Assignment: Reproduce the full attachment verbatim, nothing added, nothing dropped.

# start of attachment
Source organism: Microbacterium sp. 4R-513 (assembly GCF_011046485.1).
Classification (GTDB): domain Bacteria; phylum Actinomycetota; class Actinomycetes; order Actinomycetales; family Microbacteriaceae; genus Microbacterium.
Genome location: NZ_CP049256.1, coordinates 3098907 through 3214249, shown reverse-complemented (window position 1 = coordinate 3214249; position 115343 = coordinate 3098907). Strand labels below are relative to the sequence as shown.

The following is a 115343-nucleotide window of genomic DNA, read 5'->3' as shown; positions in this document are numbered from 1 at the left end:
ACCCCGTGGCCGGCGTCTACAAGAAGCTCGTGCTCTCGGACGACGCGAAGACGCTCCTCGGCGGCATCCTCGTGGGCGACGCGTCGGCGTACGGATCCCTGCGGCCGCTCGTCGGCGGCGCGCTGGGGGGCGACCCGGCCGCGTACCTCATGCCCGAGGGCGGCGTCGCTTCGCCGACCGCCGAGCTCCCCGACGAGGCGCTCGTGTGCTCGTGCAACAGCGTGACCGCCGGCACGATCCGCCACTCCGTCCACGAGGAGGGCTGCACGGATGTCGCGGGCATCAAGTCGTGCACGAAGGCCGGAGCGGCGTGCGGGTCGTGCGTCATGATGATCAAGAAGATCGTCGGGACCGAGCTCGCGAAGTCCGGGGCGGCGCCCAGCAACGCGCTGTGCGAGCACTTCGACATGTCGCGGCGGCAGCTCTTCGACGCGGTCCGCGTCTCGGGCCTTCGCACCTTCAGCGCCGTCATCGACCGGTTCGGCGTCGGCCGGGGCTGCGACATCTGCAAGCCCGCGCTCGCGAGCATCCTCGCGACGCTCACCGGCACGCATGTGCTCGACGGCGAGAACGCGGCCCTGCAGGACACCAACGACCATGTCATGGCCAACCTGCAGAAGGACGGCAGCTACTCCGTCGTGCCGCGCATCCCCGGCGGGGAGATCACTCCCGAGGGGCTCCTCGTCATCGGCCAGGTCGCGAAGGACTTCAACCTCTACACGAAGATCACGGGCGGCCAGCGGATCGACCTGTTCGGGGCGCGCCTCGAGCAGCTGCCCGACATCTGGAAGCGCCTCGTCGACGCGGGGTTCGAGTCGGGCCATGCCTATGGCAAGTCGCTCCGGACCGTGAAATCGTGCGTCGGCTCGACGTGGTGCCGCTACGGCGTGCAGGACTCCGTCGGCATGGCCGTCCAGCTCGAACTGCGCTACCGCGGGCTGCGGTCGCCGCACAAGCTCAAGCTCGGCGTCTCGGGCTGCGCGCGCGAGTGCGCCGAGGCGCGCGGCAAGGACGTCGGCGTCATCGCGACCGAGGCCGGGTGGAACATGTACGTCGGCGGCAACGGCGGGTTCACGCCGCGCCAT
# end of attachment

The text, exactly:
Source organism: Microbacterium sp. 4R-513 (assembly GCF_011046485.1).
Classification (GTDB): domain Bacteria; phylum Actinomycetota; class Actinomycetes; order Actinomycetales; family Microbacteriaceae; genus Microbacterium.
Genome location: NZ_CP049256.1, coordinates 3098907 through 3214249, shown reverse-complemented (window position 1 = coordinate 3214249; position 115343 = coordinate 3098907). Strand labels below are relative to the sequence as shown.

The following is a 115343-nucleotide window of genomic DNA, read 5'->3' as shown; positions in this document are numbered from 1 at the left end:
ACCCCGTGGCCGGCGTCTACAAGAAGCTCGTGCTCTCGGACGACGCGAAGACGCTCCTCGGCGGCATCCTCGTGGGCGACGCGTCGGCGTACGGATCCCTGCGGCCGCTCGTCGGCGGCGCGCTGGGGGGCGACCCGGCCGCGTACCTCATGCCCGAGGGCGGCGTCGCTTCGCCGACCGCCGAGCTCCCCGACGAGGCGCTCGTGTGCTCGTGCAACAGCGTGACCGCCGGCACGATCCGCCACTCCGTCCACGAGGAGGGCTGCACGGATGTCGCGGGCATCAAGTCGTGCACGAAGGCCGGAGCGGCGTGCGGGTCGTGCGTCATGATGATCAAGAAGATCGTCGGGACCGAGCTCGCGAAGTCCGGGGCGGCGCCCAGCAACGCGCTGTGCGAGCACTTCGACATGTCGCGGCGGCAGCTCTTCGACGCGGTCCGCGTCTCGGGCCTTCGCACCTTCAGCGCCGTCATCGACCGGTTCGGCGTCGGCCGGGGCTGCGACATCTGCAAGCCCGCGCTCGCGAGCATCCTCGCGACGCTCACCGGCACGCATGTGCTCGACGGCGAGAACGCGGCCCTGCAGGACACCAACGACCATGTCATGGCCAACCTGCAGAAGGACGGCAGCTACTCCGTCGTGCCGCGCATCCCCGGCGGGGAGATCACTCCCGAGGGGCTCCTCGTCATCGGCCAGGTCGCGAAGGACTTCAACCTCTACACGAAGATCACGGGCGGCCAGCGGATCGACCTGTTCGGGGCGCGCCTCGAGCAGCTGCCCGACATCTGGAAGCGCCTCGTCGACGCGGGGTTCGAGTCGGGCCATGCCTATGGCAAGTCGCTCCGGACCGTGAAATCGTGCGTCGGCTCGACGTGGTGCCGCTACGGCGTGCAGGACTCCGTCGGCATGGCCGTCCAGCTCGAACTGCGCTACCGCGGGCTGCGGTCGCCGCACAAGCTCAAGCTCGGCGTCTCGGGCTGCGCGCGCGAGTGCGCCGAGGCGCGCGGCAAGGACGTCGGCGTCATCGCGACCGAGGCCGGGTGGAACATGTACGTCGGCGGCAACGGCGGGTTCACGCCGCGCCAT